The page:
Amazon has recently started banning books the giant sees as promoting hate speech, and doing this in an untransparent manner, apparently believing it cannot be legally challenged on this policy.
But a law in force in Seattle might actually provide legal recourse to those who believe they have been wronged by Amazon’s censorship, reports suggest.
Critics say that Amazon introduced new rules allowing it to remove books from its store in order to pander to cancel culture activists and pressure groups, with two recent literary casualties dealing with the issue of transgenderism in a critical manner.
Amazon – as do others in the Big Tech club – wants to be seen as a private business like any other than can decide what to sell. But like much of Big Tech, Amazon’s actual status is dangerously close to that of a monopoly, currently dominating 83 percent of the book market.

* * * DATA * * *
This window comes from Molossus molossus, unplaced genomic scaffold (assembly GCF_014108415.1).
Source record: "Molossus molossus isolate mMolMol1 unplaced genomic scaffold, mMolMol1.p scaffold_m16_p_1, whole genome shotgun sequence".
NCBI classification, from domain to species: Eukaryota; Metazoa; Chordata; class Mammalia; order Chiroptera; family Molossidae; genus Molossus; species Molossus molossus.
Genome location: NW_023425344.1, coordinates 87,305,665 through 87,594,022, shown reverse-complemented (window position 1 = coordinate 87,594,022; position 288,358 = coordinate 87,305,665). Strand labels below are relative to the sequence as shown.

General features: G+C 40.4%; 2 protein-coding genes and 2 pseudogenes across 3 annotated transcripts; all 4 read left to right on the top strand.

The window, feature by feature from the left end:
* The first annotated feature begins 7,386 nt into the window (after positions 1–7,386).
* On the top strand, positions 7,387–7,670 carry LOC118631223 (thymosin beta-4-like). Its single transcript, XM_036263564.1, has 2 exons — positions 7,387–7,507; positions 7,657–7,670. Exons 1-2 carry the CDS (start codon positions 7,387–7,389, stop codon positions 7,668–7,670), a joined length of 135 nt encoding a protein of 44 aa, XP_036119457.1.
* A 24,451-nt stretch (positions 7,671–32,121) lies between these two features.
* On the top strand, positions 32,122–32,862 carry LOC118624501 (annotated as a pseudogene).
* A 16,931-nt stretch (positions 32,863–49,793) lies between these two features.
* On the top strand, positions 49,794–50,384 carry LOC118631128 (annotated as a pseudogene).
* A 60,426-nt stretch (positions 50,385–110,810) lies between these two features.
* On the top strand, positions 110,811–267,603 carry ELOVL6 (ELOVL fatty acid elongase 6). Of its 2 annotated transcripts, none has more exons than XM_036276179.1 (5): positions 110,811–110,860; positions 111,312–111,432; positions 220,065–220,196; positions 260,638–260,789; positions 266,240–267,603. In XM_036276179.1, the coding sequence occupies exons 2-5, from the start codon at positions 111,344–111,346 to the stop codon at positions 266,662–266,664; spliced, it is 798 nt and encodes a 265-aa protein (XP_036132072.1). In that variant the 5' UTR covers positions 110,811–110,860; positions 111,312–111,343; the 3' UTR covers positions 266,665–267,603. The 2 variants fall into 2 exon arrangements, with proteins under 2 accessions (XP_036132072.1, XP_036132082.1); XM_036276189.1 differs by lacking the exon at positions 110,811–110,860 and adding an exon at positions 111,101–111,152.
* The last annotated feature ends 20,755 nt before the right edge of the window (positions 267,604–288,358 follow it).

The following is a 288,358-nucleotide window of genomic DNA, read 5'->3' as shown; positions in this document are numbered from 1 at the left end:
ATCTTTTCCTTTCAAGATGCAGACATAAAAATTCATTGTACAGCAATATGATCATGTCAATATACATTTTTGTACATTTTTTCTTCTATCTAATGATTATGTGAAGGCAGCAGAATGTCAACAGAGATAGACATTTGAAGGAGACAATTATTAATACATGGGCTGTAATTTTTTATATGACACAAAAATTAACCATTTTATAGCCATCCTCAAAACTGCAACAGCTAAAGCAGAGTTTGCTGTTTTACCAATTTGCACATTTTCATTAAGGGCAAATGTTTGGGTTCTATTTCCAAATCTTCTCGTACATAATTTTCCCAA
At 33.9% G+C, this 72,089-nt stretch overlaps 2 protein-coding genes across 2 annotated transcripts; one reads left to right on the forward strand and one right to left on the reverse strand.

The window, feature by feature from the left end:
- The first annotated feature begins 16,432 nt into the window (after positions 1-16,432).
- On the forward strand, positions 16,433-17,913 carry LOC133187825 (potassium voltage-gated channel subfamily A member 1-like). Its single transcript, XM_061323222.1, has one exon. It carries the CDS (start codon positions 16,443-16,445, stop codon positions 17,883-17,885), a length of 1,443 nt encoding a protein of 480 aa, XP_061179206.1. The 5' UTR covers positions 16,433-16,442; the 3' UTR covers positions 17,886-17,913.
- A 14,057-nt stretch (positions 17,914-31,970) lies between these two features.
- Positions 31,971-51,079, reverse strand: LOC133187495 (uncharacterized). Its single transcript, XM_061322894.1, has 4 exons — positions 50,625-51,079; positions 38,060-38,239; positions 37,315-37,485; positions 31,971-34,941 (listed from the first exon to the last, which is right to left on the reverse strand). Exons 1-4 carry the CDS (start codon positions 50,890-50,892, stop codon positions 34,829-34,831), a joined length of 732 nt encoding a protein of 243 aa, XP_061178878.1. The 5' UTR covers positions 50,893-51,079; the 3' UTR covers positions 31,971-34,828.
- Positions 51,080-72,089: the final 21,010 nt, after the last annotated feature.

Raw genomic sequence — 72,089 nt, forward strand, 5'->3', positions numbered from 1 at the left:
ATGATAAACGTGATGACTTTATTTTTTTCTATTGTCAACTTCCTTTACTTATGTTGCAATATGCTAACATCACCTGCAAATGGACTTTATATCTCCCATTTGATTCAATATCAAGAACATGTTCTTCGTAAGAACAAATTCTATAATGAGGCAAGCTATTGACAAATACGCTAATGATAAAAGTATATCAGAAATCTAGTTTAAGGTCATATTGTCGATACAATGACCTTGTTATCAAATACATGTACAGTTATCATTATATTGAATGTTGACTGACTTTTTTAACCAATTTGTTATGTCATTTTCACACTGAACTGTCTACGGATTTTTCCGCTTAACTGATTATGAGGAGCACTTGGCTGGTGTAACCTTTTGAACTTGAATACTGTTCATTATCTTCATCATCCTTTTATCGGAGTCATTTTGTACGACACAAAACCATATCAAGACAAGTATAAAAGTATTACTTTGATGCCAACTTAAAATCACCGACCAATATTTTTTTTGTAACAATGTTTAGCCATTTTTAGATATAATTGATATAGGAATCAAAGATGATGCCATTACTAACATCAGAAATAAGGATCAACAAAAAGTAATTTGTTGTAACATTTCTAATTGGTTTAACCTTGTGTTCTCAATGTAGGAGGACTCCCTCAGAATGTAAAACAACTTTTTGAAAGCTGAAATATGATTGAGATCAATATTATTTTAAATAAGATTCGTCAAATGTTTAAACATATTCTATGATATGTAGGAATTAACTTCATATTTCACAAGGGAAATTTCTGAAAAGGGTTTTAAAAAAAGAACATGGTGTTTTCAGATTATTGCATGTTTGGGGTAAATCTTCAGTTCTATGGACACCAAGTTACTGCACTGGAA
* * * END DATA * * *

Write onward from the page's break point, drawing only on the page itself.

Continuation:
As observers note, this means not only that existing books can be booted from the platform, seriously undermining their authors’ ability to reach an audience – in addition, publishers might start refusing to publish books they think Amazon will refuse to carry.
While implications of the behemoth’s actions are ethical as well as legal, and many authors and publishers have tried bringing up the issue before US antitrust authorities, there doesn’t seem to be much anyone can do at this time to protect themselves from Amazon’s behavior, including censorship of books.
But recently, Discovery Institute’s political analyst John West told NTD-TV that Seattle – where the giant is headquartered – has a fairly unique law that prohibits discrimination based on political ideology. Not many other places in the US have similar legislation, West said, adding that it is part of the civil rights laws.
He has no doubt that anyone discriminated on political ideology grounds can sue Amazon, without needing to be a Seattle or Washington state resident.
What plaintiffs can hope to achieve is win punitive damages and attorney fees, as well as be granted injunctions, West said.
As for how everyone can try to bypass Amazon and hold it accountable, the company’s critics advise buying directly from publishers and supporting antitrust investigations.